CONTACT: GARY GALLUZZO
100 Old Public Library
Iowa City IA 52242
(319) 384-0009; fax (319) 384-0024
Board of Regents to review proposed UI/industry computer software
IOWA CITY, Iowa -- If Iowa one day becomes known as "the Silicon
Valley of the Midwest," it may be the result of something called "Software@Iowa"
(pronounced "software at Iowa").
That's the name of a proposed University of Iowa interdisciplinary center
of excellence for software development that the Board of Regents, during
its Oct. 21-22 meeting in Cedar Falls, will be asked to refer to the board
office for review and recommendation. A joint initiative of the Colleges
of Engineering, Business Administration and Liberal Arts, the center is
aimed at encouraging more UI students to pursue careers in computer software
development at Iowa-based companies by uniting the UI and industry as partners
in software-related education, research and community outreach activities.
Operating in its educational capacity, Software@Iowa will develop and
offer new career-oriented courses in software technology development and
related subjects to students throughout the university. The courses, some
of which will be team-taught by university faculty and industry professionals,
will allow students to earn certificates to be established by individual
UI colleges and departments. In its research and community role, Software@Iowa
will host workshops and lectures and offer courses and other activities
over the Iowa Communications Network (ICN) and the Internet.
Funding for the center, which will be housed in the UI College of Engineering's
new Seamans Center for the Engineering Arts and Sciences, is estimated
at about $80,000 per year, with much of it coming from industry and other
outside sources. The center is expected to work closely with the one-year-old
Iowa Software Association (ISA) to obtain funds for professional development
Rockwell-Collins software developer Roger Shultz, ISA president and
a co-director of the center, said that the center will encourage students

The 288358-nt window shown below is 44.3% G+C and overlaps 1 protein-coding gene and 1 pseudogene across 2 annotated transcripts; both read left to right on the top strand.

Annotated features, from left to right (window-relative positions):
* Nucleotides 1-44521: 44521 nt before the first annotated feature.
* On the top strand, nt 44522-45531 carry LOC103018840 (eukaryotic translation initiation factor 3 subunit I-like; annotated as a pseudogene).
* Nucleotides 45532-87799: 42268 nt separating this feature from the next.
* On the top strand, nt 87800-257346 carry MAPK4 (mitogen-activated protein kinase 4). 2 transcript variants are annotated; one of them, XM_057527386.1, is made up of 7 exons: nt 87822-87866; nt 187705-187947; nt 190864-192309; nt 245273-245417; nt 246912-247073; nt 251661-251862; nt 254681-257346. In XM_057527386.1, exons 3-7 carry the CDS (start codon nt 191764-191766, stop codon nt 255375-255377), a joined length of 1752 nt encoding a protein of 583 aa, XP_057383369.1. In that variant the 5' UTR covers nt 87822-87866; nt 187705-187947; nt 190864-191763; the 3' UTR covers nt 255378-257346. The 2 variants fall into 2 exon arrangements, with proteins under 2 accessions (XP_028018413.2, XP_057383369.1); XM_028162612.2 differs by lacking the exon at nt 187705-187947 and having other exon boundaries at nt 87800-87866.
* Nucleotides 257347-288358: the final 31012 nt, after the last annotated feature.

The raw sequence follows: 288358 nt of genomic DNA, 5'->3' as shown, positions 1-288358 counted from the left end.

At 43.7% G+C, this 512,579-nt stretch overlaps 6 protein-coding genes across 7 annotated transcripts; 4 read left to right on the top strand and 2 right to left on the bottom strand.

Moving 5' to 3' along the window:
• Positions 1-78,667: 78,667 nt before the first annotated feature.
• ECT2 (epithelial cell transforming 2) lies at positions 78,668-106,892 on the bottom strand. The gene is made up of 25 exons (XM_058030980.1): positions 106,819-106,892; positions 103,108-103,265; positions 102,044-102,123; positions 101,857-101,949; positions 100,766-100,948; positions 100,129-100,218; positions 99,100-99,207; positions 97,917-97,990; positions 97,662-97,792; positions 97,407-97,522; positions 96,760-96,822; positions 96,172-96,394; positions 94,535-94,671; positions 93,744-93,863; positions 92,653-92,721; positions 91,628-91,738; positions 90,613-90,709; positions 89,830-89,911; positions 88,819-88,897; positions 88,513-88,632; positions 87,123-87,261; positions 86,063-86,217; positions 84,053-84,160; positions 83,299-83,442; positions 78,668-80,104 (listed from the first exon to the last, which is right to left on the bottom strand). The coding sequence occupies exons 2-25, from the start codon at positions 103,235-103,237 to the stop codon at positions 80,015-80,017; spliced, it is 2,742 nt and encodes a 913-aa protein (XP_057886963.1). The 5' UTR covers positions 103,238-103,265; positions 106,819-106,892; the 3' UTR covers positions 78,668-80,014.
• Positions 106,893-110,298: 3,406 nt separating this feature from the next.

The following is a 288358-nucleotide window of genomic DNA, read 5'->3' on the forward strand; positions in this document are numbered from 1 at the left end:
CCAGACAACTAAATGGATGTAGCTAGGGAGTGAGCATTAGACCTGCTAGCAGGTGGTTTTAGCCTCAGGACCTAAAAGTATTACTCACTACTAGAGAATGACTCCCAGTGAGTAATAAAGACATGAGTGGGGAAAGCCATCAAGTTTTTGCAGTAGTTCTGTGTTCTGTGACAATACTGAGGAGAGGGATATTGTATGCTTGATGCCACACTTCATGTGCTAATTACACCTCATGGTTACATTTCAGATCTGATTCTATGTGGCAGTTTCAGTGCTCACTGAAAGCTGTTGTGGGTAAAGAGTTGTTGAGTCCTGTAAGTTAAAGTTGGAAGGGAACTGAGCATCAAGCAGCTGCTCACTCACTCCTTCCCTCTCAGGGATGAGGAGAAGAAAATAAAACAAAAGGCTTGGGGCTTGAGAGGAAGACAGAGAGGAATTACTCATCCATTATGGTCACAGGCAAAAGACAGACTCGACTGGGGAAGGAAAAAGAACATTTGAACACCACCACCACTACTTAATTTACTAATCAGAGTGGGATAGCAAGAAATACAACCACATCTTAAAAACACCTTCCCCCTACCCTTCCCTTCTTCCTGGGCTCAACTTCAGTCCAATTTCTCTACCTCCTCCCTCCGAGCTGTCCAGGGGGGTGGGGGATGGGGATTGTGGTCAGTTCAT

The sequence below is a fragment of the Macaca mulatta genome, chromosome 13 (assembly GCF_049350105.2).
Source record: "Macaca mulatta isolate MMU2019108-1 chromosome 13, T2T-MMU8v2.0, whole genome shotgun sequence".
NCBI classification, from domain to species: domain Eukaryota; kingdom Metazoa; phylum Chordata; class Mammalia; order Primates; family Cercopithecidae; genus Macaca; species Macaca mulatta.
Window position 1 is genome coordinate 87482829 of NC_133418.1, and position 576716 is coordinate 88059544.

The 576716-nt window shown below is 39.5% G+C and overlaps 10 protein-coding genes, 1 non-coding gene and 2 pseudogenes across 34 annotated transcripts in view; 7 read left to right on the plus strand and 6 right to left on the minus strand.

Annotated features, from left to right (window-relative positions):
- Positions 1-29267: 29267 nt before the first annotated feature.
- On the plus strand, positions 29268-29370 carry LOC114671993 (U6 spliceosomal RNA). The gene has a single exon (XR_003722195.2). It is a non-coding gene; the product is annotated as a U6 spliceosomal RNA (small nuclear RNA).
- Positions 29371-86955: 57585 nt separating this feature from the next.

to build careers with Iowa-based companies. He said that Iowa industry's
future competitive advantage rests with today's software engineering students.
"Software development is one of the fastest-growing industries
in the state. There are more than 700 software-based companies in Iowa,"
Shultz said, "and local companies are very interested in having a
program to provide them with future software leadership." He noted
that the Iowa Department of Economic Development, which has been supportive
of the ISA, has a goal in common with the center and ISA: growth in software
development in education and industry.
Jon Kuhl, UI professor of electrical and computer engineering and center
co-director, said that the center will strive to become the best educational
program of its kind in the country.
"We expect the center to be similar in some respects to the university's
successful John Pappajohn Entrepreneurial Center. We want to augment --
not compete with -- existing programs and classes," Kuhl said. "Courses
are helpful, but to be successful, you need to learn from experts out in
the world who are developing software in a commercial environment.
"We want to fundamentally impact the way software professionals
are trained," Kuhl said. "And at the same time, we want to help
software professionals increase the likelihood that they will be able to
establish their careers right here in Iowa."
Administratively, the project co-directors will be aided by a board
of directors including the deans of business, engineering, and liberal
arts, the UI vice president for research, the director of the John Pappajohn
Entrepreneurial Center, and an industrial representative. The board, which
will assist in oversight matters, and the co-directors will report to
the dean of the College of Engineering, who, in turn, will report to the
"Software@Iowa establishes another innovative model for excellence
in teaching and learning at the University of Iowa. It enables our students
to gain valuable "real world" experience by applying their skills
alongside Iowa professionals who one day may very well be their business
colleagues," Richard K. Miller, dean of the College of Engineering,
said. "The College of Engineering is especially proud to be part
of this exciting new industry-based educational center. It gives faculty
from three complementary UI colleges another opportunity to interact closely
with industry, sharing their teaching and research expertise in a vibrant
team environment. At the same time, the center will help develop leaders
in computer software innovation for the state of Iowa -- a long-recognized
characteristic strength of the University of Iowa in work force development."